I'll be in DC in a couple of hours - there the quiet will end. I'm still trying to keep my idealistic attitude, though. I know I'm seeing history in person and understand it'll be a little bumpy. I'm feeling like a new day is dawning - in so many ways - and I'm optimistic for what the future holds.

Aren't you?

Friday, January 16, 2009

This Week

So, this week started with my beloved boss announcing his resignation. I don't yet have words for this - I'm one of those blessed few who really like my boss, my job, going to work on Monday morning. So I spent the rest of the week with my peers mourning our collective loss, dealing with my personal fears and preparing for the worst.

Just then, while I'm wasting company time by checking friends blogs and personal e-mails, I get a once-in-a-lifetime opportunity... and guess what!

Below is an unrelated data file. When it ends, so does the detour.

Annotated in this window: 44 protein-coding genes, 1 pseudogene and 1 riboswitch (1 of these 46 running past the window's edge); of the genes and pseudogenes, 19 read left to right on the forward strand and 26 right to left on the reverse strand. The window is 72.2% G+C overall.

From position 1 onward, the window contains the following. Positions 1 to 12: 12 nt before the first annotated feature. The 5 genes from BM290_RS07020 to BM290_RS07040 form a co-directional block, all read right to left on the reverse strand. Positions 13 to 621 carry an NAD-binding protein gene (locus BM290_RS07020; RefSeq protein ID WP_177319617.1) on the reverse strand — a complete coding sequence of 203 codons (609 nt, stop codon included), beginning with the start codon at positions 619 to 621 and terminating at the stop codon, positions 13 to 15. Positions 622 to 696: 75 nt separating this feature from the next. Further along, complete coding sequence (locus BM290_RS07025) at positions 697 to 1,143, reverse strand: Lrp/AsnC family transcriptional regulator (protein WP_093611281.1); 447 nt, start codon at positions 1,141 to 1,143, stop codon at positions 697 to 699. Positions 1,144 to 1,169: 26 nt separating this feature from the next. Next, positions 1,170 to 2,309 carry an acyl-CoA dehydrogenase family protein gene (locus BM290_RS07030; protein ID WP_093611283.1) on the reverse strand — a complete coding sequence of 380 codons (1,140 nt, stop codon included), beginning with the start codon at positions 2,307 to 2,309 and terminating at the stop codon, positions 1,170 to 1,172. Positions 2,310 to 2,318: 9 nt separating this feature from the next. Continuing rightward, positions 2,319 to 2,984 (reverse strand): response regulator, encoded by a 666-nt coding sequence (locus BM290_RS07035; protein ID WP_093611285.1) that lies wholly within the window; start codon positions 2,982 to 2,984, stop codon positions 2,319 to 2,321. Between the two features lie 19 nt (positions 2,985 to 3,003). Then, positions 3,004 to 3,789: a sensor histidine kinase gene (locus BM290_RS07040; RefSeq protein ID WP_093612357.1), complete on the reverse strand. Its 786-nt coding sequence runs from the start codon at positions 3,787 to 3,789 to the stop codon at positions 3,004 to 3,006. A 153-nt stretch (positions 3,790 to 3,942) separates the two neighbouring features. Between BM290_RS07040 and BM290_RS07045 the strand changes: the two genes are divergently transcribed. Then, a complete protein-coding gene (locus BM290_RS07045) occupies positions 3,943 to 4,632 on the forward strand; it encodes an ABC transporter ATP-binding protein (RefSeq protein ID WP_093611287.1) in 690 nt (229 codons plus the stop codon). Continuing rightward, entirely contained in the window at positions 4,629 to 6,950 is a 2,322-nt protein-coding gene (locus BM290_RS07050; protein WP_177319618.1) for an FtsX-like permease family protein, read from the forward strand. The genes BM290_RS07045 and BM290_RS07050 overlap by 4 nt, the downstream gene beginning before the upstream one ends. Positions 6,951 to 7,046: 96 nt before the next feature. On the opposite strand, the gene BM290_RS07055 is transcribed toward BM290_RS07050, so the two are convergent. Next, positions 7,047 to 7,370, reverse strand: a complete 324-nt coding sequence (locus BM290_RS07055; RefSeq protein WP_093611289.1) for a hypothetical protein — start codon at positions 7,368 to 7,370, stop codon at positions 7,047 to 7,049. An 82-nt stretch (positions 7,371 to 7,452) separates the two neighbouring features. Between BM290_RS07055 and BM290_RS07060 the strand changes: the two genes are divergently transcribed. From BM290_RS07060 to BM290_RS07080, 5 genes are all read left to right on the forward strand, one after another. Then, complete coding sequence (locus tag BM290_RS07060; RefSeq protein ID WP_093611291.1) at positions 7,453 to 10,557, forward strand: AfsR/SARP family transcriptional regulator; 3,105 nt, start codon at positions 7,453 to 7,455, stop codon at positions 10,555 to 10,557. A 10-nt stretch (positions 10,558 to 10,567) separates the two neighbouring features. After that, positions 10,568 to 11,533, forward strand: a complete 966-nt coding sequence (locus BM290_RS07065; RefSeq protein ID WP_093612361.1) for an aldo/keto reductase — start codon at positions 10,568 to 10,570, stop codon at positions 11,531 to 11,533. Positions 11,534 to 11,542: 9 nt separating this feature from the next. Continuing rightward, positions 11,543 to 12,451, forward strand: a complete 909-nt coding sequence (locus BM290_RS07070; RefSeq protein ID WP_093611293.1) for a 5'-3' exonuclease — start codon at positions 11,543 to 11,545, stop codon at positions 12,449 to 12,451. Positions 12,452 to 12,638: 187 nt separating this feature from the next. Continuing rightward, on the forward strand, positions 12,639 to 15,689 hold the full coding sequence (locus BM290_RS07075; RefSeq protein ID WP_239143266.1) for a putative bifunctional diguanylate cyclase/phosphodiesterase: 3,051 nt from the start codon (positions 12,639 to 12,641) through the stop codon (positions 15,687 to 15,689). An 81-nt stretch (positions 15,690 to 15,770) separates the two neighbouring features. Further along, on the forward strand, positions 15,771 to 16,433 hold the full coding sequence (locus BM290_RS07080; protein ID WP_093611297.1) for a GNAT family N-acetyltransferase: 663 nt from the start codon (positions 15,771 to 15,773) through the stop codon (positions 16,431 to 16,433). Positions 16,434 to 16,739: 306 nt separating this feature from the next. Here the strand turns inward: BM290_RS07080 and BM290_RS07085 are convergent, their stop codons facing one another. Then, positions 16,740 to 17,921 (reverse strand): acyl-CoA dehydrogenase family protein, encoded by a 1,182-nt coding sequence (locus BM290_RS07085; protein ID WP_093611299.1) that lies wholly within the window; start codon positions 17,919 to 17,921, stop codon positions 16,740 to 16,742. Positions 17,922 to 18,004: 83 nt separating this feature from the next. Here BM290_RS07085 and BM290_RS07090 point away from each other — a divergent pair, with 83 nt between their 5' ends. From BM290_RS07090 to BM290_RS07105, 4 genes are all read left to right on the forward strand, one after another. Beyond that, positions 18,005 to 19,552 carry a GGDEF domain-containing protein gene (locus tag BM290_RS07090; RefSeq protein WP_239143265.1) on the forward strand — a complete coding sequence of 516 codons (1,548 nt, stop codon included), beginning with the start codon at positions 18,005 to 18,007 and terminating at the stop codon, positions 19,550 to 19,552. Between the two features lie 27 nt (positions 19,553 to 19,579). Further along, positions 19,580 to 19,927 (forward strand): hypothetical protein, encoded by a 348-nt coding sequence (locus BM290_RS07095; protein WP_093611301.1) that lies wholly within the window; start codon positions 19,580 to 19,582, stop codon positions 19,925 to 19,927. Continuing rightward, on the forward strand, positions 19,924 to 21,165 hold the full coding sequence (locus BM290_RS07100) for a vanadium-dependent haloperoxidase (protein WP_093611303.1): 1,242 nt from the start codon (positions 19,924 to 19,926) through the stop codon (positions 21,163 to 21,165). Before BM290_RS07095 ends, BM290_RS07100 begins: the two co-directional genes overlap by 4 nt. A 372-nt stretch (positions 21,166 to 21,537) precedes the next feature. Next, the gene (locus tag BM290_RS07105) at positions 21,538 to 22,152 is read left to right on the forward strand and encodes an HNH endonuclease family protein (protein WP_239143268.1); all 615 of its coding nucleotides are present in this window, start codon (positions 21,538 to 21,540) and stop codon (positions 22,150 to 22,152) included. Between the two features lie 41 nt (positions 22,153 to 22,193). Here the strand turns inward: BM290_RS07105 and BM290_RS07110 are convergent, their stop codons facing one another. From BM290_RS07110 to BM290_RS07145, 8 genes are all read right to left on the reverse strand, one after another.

I have a ticket to the Presidential Inauguration!

Seriously - slogging my way through microeconomics (and thanks to all who tolerated me through that) paid off - it's my professor who had the extra ticket and offered it and my timing was right and I never do spontaneous things like this and, anyway, I'm flying to DC Monday morning! I'm so looking forward to being part of this historical event. I was remembering election night and seeing that sea of people in Chicago who were so jubilant and hopeful - I want to be part of that on Tuesday! And don't I have the most wonderful husband who encouraged me to go without him!

So stay tuned - I promise to keep y'all updated and will take lots of pictures. And I have information just in on google talk from a classmate that Union Station is selling Barack Obama flip-flops! They'll be all the rage on the Cape this summer, I'm sure!

Sunday, January 11, 2009

Lazy Sunday

We had a day today that we never have... a day off. No commitments, a minor snowstorm, a full refrigerator and wine on hand and no homework!